About this course

In this multidisciplinary course, you will gain a foundational understanding of “equality” from an economic, sociological, political and philosophical point of view. You will learn about the various of forms of inequality in today’s world and in your own society, and we will explore to what extent inequality can be morally and politically justified. Finally, you will discover some possible tools to fight inequality.

Lesson 1

In this introductory lesson, we will learn how to measure inequality and we will analyse how inequality evolved over time. Through graphs and tables, we will understand the limits of measurements like the Gini coefficient or the “wealth owned by the top 1%”. For a large section of the lesson, though, you will discuss reasons why inequality matters and analyse yourself graphs concerning inequality/equality.

For this class, ask yourself “What is equality for you?” and “In which forms do we see inequality today in the world?”. Also, please watch the following two videos and read the article.

Videos to watch: How Do We Measure Inequality? | Lecture 2 | Inequality 101 + How Economic Inequality Harms Society

Optional additional video to watch: please watch this if you want an extra, easier explanation of the Gini coefficient and the Lorenz Curve, Measuring income inequality: The Lorenz curve and Gini coefficient

Reading link: Trends in Income and Wealth Inequality, please read this article in full and if you want to know more, feel free to click on the following pages (2 to 7) to read about inequality today in the US.

Lesson 2

Reading links: https://sevenpillarsinstitute.org/causes-economic-inequality/ + https://www.demos.org/blog/what-causes-racial-economic-inequality-and-what-doesnt + https://ourworldindata.org/economic-inequality-by-gender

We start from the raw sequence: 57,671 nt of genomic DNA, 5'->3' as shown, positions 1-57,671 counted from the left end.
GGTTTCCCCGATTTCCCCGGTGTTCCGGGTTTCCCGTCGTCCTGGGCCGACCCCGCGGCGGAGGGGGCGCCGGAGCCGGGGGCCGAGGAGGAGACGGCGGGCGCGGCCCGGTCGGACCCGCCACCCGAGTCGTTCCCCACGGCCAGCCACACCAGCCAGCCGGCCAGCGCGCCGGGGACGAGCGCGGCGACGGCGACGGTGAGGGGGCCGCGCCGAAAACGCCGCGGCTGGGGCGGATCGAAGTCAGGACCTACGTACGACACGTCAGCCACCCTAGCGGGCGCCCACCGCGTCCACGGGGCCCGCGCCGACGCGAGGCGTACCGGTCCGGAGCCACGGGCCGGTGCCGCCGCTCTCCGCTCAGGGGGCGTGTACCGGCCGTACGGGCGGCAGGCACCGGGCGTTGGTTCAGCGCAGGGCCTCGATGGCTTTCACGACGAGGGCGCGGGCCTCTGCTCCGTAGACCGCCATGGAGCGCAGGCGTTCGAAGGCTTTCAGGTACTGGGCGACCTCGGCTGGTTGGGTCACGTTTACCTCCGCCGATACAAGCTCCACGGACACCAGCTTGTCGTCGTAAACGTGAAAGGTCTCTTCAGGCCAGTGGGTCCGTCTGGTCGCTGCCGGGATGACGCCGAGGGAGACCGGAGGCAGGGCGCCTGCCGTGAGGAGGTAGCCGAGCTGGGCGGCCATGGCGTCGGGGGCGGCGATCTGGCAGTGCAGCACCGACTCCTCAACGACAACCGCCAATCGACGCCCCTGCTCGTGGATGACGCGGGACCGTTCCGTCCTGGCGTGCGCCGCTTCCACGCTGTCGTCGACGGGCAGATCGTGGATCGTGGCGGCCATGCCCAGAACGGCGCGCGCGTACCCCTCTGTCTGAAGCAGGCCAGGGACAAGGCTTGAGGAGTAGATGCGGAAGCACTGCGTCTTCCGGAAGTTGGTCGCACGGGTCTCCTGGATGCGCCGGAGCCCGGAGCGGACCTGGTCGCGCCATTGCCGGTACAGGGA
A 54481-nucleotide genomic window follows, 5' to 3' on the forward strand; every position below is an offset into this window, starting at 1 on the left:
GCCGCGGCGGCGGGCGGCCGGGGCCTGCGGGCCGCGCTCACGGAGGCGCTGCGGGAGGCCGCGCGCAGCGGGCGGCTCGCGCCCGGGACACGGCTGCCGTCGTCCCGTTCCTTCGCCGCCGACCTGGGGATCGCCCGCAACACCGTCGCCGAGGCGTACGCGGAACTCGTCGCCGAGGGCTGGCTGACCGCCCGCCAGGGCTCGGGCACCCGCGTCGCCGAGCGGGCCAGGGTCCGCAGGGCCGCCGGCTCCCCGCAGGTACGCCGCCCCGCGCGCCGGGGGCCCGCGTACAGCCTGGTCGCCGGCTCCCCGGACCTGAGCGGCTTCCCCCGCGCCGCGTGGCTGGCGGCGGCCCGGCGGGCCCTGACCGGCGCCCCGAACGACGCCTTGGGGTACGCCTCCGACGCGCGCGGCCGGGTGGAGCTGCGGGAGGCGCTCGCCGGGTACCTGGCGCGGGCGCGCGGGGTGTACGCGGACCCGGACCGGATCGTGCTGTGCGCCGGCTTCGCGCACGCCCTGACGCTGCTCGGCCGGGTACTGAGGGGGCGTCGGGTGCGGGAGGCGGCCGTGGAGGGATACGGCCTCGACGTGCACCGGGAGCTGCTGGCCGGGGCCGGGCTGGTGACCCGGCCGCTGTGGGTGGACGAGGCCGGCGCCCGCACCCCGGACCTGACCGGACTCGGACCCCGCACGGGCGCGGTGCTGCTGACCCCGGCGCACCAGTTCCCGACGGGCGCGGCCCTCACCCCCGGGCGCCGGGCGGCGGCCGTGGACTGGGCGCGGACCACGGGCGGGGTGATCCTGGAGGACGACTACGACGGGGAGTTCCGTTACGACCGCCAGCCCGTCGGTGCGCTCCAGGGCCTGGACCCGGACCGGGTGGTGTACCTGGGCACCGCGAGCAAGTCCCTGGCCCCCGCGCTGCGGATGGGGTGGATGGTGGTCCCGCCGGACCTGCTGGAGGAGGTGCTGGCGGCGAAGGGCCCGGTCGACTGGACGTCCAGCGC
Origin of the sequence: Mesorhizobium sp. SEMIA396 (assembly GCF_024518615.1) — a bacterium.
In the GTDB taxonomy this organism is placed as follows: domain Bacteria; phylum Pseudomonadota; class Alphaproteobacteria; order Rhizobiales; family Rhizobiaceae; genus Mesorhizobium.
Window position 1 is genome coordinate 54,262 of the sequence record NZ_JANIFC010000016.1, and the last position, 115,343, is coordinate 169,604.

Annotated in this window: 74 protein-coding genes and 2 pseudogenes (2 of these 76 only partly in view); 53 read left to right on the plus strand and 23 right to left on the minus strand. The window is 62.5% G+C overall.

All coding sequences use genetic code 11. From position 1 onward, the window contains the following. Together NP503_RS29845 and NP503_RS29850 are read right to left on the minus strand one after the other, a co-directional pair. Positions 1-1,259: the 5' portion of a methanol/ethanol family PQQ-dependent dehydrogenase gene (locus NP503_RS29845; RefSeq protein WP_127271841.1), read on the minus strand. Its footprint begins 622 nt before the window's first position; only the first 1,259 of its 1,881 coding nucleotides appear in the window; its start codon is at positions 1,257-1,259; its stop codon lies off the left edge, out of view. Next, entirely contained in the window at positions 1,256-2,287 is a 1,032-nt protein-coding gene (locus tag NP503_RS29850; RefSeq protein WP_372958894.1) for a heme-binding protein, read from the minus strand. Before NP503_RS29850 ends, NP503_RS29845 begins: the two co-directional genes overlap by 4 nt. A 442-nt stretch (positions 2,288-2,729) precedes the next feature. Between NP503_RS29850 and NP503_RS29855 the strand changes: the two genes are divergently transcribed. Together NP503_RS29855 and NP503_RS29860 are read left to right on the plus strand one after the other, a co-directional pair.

Today we will talk about causes of economic inequality as well as of gender, educational and racial inequality. Before the class, I would like you to reflect on the causes of inequality in society.

Lesson 3

Hello everybody! Today we will talk about social inequality and how it interacts with economic inequality. Before class, I would like you to reflect on the origins of your preferences, tastes and habits, and think about whether your gender, ethnicity, geographical location and economic background played a role in shaping these preferences.

Videos to watch before today’s class:

  1. https://www.youtube.com/watch?v=WvzahvBpd_A
  2. https://www.youtube.com/watch?v=GjuV-XdYHhA

Lesson 4

Rousseau: https://www.youtube.com/watch?v=qvjrE5nc4xshttps://www.the-philosophy.com/discourse-inequality-rousseau-summary

Rawls: https://www.youtube.com/watch?v=5-JQ17X6VNg + https://1000wordphilosophy.com/2018/07/27/john-rawls-a-theory-of-justice/ 

General: https://www.cnbc.com/2015/06/15/why-wealth-inequality-isnt-a-bad-thing-commentary.html + https://ideas.ted.com/the-4-biggest-reasons-why-inequality-is-bad-for-society/